Incipere haud facile est: coepistis nomina rerum
insolita audacter dicere voce nova.
O pueri fortes, o splendentesque puellae
quis non vos laudat qui bona facta videt?
Perpetuo vitas sonitu exornare beatas
ex his inceptis Lingua Latina potest.
Omnibus e terris dicent "Salvete!"—potestis
dicere de caelo, vestibus atque cibis.
Lente pergentes eritis mox moxque periti:
pergite, vos laudo; pergite plura loqui.
(Wolfson College, Cambridge, England firstname.lastname@example.org)
In 1973 I took what was then known as an "O" level in Latin, one of the set texts being Caesar, Gallic Wars, Book 7. I learnt then what a quincunx is and have never forgotten it - such an efficient way of describing what requires a complete phrase in English.
"Ante quos obliquis ordinibus in quincuncem dispositis scrobes tres in altitudinem pedes fodiebantur paulatim angustiore ad infimum fastigio."
I agree on both counts, but the second is especially important. I believe education professionals lump this under "meta-cognition", a certain sense of knowing what you know and how you know it. The dictionary and the notes at the bottom of the page can quickly turn into a crutch...
This is excellent advice. A related idea I've given students: if you have one dictionary you use for most of your reading, each time you look up a word, put a little checkmark in the margin next to it. If you find yourself looking up a word that already has two checkmarks, then add it to your vocab notebook.
And another, related idea: before allowing yourself to look up a word, ask yourself why you are planning to look it up. Is it because you're only 98% sure what it means and you can't live with that uncertainty? Is it because you genuinely can't construe the sentence without knowing some piece of grammatical information about that word? I find that having control over your own ignorance - knowing the difference between what you really don't know and what you just think you don't know - is a crucial step towards reading fluency. I think it makes sense to spend some time doing dictionary-intensive reading, but at other times to go far from a dictionary and see what happens when you're forced to read without it.
I am a great fan of the Clash of the Titans from 1981 too! A local video store was going out of business, and I was too late to buy Clash of the Titans for practically nothing. Regrets . . . regrets ... But, thanks for the other useful links that I have now added to my collection. By the way - the trailer - too scary!
I agree with you on the uniqueness of the Latin language in that the conversational part is not as emphasized as it is in other foreign languages. Also, there is a small fallacy in the study of modern foreign languages like Spanish or German when students think that they are going to study the language for two years in high school and be "fluent". I cannot stress enough to high school language students to be "realistic" about the progress of their foreign language study. Most of the time this advice falls on deaf ears, and students say that they haven't learned "anything" because they don't know "everything".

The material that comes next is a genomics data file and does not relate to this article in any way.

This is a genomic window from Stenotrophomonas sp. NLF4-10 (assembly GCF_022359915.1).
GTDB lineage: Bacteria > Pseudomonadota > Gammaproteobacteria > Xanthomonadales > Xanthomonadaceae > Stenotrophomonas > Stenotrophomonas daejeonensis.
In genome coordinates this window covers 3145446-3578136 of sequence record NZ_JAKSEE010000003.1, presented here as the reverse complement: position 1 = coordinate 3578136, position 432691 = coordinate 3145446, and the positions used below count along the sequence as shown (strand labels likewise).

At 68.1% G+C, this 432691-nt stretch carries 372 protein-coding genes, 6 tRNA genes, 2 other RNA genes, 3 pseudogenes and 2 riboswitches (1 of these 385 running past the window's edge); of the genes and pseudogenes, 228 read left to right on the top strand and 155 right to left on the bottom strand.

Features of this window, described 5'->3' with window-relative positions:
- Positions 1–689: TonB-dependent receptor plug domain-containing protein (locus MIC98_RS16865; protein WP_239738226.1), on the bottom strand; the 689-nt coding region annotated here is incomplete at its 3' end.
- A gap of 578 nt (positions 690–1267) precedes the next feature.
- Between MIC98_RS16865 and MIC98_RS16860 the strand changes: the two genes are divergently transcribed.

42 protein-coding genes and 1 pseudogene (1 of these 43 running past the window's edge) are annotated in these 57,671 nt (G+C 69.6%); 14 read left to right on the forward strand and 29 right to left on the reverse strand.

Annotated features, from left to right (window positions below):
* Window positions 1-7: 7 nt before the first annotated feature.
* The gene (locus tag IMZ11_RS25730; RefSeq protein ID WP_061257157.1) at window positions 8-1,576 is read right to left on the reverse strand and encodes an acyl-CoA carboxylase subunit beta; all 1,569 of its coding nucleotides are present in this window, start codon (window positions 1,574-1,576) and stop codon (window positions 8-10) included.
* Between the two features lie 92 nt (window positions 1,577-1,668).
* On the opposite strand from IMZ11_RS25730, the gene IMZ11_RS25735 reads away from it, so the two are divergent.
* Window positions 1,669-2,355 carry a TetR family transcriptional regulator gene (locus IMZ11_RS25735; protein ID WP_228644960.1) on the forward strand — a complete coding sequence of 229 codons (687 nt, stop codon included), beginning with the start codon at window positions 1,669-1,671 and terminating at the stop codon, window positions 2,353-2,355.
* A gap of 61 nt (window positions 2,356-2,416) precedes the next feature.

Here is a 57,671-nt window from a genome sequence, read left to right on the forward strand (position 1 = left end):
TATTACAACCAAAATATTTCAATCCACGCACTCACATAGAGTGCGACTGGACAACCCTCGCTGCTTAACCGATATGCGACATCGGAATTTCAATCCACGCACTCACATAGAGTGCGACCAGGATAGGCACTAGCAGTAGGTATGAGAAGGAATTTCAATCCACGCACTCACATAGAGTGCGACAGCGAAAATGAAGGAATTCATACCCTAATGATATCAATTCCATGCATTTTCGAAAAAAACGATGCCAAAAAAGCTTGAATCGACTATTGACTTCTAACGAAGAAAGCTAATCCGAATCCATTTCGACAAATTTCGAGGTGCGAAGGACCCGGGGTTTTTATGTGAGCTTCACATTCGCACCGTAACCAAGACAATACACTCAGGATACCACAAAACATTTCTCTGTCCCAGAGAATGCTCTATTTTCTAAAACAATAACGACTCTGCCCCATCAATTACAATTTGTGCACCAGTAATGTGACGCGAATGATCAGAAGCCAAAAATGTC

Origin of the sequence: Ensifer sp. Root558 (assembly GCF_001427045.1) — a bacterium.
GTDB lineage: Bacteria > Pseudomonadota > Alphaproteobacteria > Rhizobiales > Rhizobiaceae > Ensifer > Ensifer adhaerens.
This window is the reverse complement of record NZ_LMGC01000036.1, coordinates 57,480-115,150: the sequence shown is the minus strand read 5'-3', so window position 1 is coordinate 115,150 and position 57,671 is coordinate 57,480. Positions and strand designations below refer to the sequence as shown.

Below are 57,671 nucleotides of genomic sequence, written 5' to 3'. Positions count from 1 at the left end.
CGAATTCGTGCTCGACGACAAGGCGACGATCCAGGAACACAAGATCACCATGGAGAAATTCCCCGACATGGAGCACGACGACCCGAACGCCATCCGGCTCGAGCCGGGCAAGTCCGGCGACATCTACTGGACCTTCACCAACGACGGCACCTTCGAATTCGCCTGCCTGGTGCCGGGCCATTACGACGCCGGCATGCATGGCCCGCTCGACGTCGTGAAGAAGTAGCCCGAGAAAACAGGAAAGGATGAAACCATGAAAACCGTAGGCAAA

My response is that they will never know "everything" about your native language much less a new one that they are putting minimum effort and time into.
Also, I agree with you that foreign language study should include at least 2 of the 3 methods mentioned above. I learned my initial Latin straight from Wheelock's Latin, but I survived it with enough ability to be able to pick up the study of Latin easily in other text series such as "Ecce Romani" and "Cambridge Latin". "Ecce Romani" is a fantastic "reader" series that presents new vocabulary and grammar "as needed". There are no interruptions to stop and memorize conjugations, declensions, etc. The "Cambridge Latin" series is more meaty than "Ecce Romani" in that it gives more grammar forms and rules and vocabulary as you go - but doesn't interrupt the flow of the story line that you are reading. Both textbooks are presented in an often comical story line about the ups and downs of life in the typical Roman family.
Technically domo is 3rd declension, so it ought to be "flammas domimus". In their defense, though, it is a weird 3rd declension noun, with attested forms of "domavi" and "domata". No wonder later writers preferred dominor.
Oddly enough, my copy of Stelten, contradicting Lewis and Short, has it as a 1st declension: domo -are -ui -itum.